This grants presidents immunity from civil suits.

Immunity from criminal prosecution is a new issue.


The Wednesday court filing emphasized the unprecedented nature of the case, and the question before the court.

“In 234 years of American history, no President ever faced criminal prosecution for his official acts. Until 19 days ago, no court had ever addressed whether immunity from such prosecution exists,” the brief reads.

Trump attorneys are arguing the question is a “momentous” one that would naturally take the court time to consider, and are opposing an expedited review. Furthermore, the case is already being considered in the appeals court, and it is not typical for the Supreme Court to intervene at this stage.

The Nixon v. Fitzgerald opinion was issued after about a year, whereas in the current case, “the sum total of judicial grappling with this issue is one 19-day-old district court opinion.”

“The Special Counsel ... confuses the ‘public interest’ with the manifest partisan interest in ensuring that President Trump will be subjected to a months-long criminal trial at the height of a presidential campaign where he is the leading candidate and the only serious opponent of the current Administration,” they argued.

Double Jeopardy

U.S. District Court Judge Tanya Chutkan had ruled that an impeachment proceeding and subsequent Senate acquittal did not bar similar charges from being brought against President Trump again in criminal court.

To do so would be to put President Trump above the law, she ruled. Defense attorneys had argued that this was not so, because the Impeachment Judgment Clause was designed to hold presidents accountable.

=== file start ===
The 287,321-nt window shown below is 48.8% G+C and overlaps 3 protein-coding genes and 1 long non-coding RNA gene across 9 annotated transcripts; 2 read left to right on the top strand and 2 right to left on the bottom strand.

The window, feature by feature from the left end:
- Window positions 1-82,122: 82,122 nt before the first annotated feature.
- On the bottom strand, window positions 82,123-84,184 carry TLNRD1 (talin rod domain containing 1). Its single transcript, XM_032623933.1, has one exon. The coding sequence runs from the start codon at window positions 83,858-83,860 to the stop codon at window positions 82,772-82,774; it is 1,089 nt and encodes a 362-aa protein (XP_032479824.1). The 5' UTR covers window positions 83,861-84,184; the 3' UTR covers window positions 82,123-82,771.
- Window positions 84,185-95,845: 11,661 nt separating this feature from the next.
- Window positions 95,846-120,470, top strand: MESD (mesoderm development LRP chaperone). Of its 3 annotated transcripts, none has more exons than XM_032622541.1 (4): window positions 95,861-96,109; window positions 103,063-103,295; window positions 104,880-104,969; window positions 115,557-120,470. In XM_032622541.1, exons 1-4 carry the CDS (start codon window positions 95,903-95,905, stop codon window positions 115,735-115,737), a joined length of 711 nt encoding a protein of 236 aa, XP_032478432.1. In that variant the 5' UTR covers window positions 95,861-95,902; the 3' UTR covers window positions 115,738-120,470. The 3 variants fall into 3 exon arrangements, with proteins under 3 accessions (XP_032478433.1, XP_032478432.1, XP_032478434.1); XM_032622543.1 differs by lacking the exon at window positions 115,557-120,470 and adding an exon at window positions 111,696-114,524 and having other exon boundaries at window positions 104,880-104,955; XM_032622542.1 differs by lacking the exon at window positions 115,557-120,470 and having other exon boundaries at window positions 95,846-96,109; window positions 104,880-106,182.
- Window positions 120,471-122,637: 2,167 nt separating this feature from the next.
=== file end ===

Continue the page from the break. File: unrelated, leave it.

Trump attorneys tell the Supreme Court that “neither a federal nor a state prosecutor may sit in judgment over a President’s official acts, which are vested in the Presidency alone.”

Unless a president has been impeached and then convicted by the Senate, he is immune from prosecution, they argued, because the clause does not “extend further than to removal from Office,” but adds that the convicted party “shall nevertheless be liable and subject to Indictment, Trial, Judgment, and Punishment.”

The plain implication is that President Trump has already been tried for charges in this case, and was not convicted, they argue.

Other Presidents

To allow criminal prosecution of former presidents for official acts would have reverberating effects, they further argued.

“American history abounds with examples of Presidents who were accused by political opponents of committing crimes through their official acts,” the brief reads, naming Presidents John Quincy Adams, George W. Bush, and Barack Obama as examples.